Image Entertainment presents
Devil's Kiss (La Perversa Caricia de Satán) (1975)
"Fortunately, we had time to hide the coffin and the dwarf."- Claire Grandier (Silvia Solar)
Stars: Silvia Solar, Olivier Mathot, Evelyn Scott, Daniel Martin, Jose Nieto, Ronnie Harp
Other Stars: Wendy Asher, Jack Rochin, Maria Silva
Director: Jorge Luís Gigó Aznar
MPAA Rating: Not Rated for (nudity, sexuality, suicide, animal sacrifice, violence)
Run Time: 01h:33m:01s
Release Date: 2003-01-28
DVD ReviewDuring the 1970s, Spain (despite the censorship of the Franco government) had a brief resurgence of interest in the horror genre, best known to American viewers through Amando de Ossorio's Blind Dead tetralogy. But there were others in Spain making the occasional horror opus, among them this French-Spanish oddity by Jorge Luís Gigó Aznar (billed as Georges Gigo), a director of soft-core porn who made this single stab at legitimacy.
Claire Grandier (Silvia Solar) was formerly a countess, but she was dispossessed by the Duke de Haussemont (Jose Nieto), who drove her husband to suicide (as seen in flashbacks). Claire has resumed her career as a medium, and together with her cohort, telepath Dr. Gambier (Olivier Mathot, billed as Oliver Matthau), convinces the Duke to let them conduct occult experiments in his cellar. That this seems like a dubious proposition doesn't seem to sink in with the Duke, and he pays for it. The pair are in actuality determined to create a zombie by reviving a dead body (Jack Rochin) and instilling it with the spirit of Satan. This has its own set of problems, since the zombie is single-minded about killing anyone he sees, and is controlled only by the mental exertion of Dr. Gambier (whose first name is variously given as Romain and Ted). Unfortunately, the doctor has a weak heart and when the ticker finally gives out, mayhem is not far behind.
Although this picture has a certain cult reputation (largely, I expect, due to its status as a lost film for several years), I found very little to like about it. The beginning is tedious, mercilessly padded with dancing girls and fashion models, livened up only by the occasional bit of nudity. The second half is marginally better, once the zombie story finally gets going, but on the whole it's rather silly and illogical. For instance, for some reason, when the maid Loreta (Evelyne Scott) is killed by the zombie, she also returns to unlife, though none of his other victims do. Logic is further thrown to the wayside when the new duke (Daniel Martin) doesn't question who the people are in the cellar and what they're up to, but he and girlfriend Susan (Maria Silva) just wait around to be attacked by the zombie. Apparently the budget only allowed for the one castle set, and everything else, including elementary sensibility, was forced to bow to that economic reality.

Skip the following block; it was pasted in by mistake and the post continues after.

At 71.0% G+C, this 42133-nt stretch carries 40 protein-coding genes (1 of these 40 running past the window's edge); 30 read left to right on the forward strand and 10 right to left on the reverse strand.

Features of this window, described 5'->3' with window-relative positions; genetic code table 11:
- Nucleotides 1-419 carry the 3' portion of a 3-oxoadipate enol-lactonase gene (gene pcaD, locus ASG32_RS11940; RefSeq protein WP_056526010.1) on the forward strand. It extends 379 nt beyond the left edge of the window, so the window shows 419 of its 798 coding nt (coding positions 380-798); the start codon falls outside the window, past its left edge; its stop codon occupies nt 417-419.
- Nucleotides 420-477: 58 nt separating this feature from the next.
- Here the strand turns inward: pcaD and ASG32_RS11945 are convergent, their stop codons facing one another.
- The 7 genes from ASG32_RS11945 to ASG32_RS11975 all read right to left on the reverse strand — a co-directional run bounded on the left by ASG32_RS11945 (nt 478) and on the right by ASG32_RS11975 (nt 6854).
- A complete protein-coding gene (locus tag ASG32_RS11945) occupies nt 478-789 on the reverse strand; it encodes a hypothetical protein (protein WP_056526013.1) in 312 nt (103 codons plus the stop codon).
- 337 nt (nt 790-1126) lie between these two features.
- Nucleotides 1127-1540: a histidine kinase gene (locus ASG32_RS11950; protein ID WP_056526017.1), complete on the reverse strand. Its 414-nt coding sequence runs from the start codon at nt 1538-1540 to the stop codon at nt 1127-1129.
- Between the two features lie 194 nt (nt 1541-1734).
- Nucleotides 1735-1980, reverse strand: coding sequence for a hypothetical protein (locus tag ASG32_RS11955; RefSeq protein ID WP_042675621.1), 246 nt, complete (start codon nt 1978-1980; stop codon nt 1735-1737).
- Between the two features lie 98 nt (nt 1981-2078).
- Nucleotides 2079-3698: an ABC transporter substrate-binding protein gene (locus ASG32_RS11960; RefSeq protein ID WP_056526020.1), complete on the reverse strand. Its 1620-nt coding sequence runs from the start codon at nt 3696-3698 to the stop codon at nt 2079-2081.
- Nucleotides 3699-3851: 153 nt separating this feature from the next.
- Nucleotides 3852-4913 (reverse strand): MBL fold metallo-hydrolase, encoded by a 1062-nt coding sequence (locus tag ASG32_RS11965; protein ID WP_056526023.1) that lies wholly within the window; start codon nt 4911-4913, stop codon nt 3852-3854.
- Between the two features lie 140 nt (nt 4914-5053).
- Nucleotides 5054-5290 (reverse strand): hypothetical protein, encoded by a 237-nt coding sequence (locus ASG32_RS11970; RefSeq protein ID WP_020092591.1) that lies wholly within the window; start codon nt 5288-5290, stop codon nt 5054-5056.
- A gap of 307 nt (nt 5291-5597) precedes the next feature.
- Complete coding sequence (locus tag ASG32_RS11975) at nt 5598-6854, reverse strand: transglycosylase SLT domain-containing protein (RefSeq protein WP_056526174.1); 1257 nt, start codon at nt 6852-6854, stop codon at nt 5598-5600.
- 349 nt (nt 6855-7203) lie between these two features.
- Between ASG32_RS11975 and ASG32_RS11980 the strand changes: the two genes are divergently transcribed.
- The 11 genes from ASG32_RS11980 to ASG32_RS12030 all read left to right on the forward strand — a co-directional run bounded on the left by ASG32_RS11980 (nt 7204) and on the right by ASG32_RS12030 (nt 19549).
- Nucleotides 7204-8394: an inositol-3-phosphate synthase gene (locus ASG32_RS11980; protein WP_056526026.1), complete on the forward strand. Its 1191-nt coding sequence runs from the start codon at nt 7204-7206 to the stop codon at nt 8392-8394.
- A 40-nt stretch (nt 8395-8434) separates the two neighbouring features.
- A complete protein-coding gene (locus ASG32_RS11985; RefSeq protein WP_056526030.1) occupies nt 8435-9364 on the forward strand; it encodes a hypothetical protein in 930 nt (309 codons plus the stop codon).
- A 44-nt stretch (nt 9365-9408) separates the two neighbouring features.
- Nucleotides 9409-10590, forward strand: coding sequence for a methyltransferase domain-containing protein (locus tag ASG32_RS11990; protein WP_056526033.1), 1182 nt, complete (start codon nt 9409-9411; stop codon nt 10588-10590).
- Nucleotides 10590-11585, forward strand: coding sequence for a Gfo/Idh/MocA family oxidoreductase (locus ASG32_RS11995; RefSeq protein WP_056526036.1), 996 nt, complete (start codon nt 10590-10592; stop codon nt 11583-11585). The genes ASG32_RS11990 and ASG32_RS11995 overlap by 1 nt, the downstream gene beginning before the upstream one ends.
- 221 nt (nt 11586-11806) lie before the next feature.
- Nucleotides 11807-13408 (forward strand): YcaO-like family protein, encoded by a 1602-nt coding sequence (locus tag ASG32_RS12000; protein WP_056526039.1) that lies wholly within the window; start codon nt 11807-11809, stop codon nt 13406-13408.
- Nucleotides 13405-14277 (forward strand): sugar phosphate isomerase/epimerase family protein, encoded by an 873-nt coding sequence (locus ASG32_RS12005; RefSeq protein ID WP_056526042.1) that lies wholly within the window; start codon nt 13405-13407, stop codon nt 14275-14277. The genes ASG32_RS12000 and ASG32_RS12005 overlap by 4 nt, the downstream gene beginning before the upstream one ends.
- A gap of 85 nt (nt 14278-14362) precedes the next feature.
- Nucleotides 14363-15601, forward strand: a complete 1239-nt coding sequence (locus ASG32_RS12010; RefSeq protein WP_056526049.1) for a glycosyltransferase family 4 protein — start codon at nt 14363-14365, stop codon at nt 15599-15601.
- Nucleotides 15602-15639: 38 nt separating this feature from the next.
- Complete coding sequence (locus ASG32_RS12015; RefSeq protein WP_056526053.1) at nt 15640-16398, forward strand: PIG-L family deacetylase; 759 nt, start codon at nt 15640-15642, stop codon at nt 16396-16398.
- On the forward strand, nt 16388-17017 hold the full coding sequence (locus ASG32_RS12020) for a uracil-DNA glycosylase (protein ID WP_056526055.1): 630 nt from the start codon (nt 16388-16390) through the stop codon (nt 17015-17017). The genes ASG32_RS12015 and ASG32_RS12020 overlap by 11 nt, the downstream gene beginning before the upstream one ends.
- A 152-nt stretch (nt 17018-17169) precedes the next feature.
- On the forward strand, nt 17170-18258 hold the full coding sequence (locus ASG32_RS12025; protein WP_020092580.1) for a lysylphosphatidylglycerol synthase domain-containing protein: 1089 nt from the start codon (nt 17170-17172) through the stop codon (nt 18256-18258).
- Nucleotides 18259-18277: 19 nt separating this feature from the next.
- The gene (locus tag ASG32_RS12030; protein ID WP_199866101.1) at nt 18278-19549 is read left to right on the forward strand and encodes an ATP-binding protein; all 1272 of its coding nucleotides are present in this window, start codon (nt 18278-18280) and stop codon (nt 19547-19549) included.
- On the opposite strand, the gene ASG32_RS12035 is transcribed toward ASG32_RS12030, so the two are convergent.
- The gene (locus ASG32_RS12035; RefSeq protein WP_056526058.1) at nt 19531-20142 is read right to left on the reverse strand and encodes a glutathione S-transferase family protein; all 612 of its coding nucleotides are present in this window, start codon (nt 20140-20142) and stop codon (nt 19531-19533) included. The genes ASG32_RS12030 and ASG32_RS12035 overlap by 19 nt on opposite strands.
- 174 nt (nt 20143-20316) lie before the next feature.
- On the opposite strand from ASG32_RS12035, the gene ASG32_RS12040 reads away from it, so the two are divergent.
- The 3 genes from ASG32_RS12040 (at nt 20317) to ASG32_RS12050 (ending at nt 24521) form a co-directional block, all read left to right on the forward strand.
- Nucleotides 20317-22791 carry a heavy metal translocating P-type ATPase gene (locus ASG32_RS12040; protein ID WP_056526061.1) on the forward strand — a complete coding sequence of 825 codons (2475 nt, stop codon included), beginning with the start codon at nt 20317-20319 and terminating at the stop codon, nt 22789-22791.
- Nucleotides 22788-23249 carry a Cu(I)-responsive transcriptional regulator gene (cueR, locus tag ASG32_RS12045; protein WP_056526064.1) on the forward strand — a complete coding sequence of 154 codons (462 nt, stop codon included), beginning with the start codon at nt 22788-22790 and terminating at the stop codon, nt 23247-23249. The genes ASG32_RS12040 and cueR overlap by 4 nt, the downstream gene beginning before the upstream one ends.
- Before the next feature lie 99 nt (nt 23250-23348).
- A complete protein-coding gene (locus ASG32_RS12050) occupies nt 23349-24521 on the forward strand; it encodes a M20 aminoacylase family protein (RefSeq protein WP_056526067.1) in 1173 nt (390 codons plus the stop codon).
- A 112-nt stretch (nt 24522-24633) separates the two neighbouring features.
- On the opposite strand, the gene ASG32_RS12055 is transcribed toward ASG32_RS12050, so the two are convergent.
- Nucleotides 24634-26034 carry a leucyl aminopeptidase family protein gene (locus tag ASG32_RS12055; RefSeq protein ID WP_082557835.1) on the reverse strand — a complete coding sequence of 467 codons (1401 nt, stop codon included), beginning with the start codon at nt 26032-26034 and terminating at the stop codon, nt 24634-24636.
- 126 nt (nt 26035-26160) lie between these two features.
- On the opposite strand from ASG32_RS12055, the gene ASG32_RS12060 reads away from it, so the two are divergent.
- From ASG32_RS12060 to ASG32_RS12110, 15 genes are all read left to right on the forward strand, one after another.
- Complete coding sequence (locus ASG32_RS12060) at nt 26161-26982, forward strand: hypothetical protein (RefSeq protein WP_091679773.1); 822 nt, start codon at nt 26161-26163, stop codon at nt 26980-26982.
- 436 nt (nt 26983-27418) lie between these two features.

The proceedings aren't helped any by stiff performances from the leads. Silvia Solar occasionally shows some sparks of effort, but the stilted dialogue (at least in the English dub) makes that impossible to carry off. Particularly egregious is the zombie, a low-grade Tor Johnson double that doesn't really seem all that threatening. Ronnie Harp is featured as an evil dwarf and generally makes the most of his few scenes, but ultimately he's given little to do besides, well, be a dwarf. Violence is subdued, and there is hardly any gore to speak of. There's little atmosphere and style present, and for the most part a bland Europop score just gets in the way of the film instead of supporting it. I'm generally pretty forgiving of Eurocult horror, but this one had me bored to tears.
(Note: the onscreen title is Devil Kiss; La Perversa Caricia de Satán.)
Rating for Style: D
Rating for Substance: D
|Aspect Ratio||1.66:1 - Widescreen|
|Original Aspect Ratio||yes|
Image Transfer Review: The anamorphic widescreen picture generally looks acceptable, once one gets beyond the dated color and graininess of the source material. Skin tones are rather washed out. Little shadow detail is present, though black levels are generally quite good. Artifacting is minimal and there is some minor damage present throughout but nothing horrific.
Image Transfer Grade: A+
Audio Transfer Review: A pair of 2.0 mono tracks, in English and French, are provided. The principal actors seem to be speaking English, so that's probably the preferred track, but it's nice to have the French track as well. Oddly, the original Spanish release track is nowhere to be found. A bit of noise and hiss and a recurrent crackle are present, but they adequately represent the soundtrack of the period and the low budget. The music, unsurprisingly, is tinny and a bit harsh.
Audio Transfer Grade: C
Disc ExtrasStatic menu
Scene Access with 16 cues and remote access
Subtitles/Captions in English with remote access
Packaging: generic plastic keepcase
Extras Review: Other than removable English subtitles and adequate chaptering, there's nothing here at all for extras, not even a scrap of liner notes.
Extras Grade: D-
Final CommentsA tedious Eurohorror offering, with an okay transfer but nothing whatsoever for extras. Gorehounds will be disappointed by the restrained levels of violence.
Mark Zimmer 2003-02-12